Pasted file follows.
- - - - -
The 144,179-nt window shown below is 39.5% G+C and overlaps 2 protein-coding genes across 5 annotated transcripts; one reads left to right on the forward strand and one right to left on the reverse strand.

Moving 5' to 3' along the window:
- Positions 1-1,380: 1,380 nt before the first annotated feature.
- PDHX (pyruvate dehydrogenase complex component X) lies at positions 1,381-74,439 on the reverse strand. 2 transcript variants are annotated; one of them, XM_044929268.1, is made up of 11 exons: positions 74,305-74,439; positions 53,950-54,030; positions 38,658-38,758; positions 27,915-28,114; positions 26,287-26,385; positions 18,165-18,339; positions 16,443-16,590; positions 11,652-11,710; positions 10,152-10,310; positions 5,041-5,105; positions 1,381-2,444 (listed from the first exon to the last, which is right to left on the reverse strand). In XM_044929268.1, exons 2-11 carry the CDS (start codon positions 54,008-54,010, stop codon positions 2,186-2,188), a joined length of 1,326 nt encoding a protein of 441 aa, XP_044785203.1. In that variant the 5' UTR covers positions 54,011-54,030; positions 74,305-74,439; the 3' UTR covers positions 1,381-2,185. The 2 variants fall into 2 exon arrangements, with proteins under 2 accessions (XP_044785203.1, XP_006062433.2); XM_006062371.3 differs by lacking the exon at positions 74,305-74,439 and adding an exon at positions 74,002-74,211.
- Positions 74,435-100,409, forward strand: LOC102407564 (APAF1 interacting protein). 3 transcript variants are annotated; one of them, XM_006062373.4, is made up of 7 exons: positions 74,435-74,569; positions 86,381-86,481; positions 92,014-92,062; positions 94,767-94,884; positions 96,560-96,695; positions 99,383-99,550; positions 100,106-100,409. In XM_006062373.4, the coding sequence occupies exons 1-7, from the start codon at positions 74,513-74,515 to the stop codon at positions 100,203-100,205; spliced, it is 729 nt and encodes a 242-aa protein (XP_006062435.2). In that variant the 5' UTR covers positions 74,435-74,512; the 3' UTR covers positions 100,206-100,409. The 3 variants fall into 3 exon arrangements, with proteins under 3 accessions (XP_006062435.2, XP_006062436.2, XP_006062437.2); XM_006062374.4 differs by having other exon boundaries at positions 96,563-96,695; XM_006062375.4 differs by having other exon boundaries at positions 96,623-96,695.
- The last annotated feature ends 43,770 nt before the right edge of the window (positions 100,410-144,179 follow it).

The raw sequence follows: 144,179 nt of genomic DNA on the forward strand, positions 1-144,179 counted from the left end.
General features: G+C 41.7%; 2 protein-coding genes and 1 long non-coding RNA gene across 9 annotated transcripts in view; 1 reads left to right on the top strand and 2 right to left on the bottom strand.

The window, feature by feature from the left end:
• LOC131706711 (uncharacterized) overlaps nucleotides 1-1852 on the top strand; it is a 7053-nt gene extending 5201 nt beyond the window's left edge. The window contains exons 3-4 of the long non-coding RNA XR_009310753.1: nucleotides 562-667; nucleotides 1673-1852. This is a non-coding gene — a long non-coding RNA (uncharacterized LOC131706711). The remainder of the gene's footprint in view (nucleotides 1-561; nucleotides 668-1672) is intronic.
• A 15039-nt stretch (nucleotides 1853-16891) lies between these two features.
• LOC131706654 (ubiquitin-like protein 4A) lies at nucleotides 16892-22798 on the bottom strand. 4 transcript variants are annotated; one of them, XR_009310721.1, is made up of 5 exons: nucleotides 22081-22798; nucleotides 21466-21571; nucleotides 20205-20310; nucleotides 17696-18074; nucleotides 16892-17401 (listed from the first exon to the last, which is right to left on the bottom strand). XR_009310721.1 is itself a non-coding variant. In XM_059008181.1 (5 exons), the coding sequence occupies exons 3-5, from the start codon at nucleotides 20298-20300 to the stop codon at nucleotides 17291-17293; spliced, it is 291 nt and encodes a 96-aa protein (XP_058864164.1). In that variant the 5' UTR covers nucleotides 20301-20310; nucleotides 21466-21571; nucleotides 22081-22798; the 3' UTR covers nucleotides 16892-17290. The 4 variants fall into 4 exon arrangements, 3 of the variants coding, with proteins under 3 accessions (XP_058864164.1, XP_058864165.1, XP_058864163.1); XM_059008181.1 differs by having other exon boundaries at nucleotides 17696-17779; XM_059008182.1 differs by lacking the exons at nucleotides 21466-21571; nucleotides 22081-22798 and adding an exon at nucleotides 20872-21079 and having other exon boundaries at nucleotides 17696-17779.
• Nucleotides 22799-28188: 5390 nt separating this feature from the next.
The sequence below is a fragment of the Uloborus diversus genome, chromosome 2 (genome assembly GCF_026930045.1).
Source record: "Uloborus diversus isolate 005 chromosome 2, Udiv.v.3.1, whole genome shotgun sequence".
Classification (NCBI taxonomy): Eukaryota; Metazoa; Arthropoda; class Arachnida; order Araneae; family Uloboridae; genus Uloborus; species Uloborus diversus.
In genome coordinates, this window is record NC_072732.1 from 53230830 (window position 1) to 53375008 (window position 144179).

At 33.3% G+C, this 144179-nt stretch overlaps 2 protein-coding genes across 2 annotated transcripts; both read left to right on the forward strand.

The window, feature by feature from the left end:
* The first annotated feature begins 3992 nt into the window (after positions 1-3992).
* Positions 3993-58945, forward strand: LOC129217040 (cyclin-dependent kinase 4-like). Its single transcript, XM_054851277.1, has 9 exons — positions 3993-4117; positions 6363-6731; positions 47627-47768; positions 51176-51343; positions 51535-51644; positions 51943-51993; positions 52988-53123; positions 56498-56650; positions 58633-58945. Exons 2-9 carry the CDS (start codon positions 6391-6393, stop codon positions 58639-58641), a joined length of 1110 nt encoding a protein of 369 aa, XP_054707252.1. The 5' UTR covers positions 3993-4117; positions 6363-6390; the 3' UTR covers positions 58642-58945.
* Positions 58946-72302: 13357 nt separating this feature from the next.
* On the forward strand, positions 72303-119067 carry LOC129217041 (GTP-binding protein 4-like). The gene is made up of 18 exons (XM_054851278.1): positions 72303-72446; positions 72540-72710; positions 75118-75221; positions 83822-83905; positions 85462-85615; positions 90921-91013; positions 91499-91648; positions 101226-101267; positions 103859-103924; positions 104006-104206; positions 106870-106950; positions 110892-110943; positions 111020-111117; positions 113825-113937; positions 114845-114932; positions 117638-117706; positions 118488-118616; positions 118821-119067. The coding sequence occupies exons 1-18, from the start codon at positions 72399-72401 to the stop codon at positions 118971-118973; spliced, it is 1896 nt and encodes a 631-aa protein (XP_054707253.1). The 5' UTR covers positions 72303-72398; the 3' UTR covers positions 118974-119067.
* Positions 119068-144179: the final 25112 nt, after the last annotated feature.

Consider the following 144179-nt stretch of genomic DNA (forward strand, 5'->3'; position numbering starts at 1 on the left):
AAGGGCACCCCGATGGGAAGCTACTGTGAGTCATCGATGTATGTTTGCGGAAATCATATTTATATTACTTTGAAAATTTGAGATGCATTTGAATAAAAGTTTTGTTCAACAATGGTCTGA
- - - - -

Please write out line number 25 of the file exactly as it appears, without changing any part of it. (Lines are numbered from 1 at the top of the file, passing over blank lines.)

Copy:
Consider the following 144179-nt stretch of genomic DNA (forward strand, 5'->3'; position numbering starts at 1 on the left):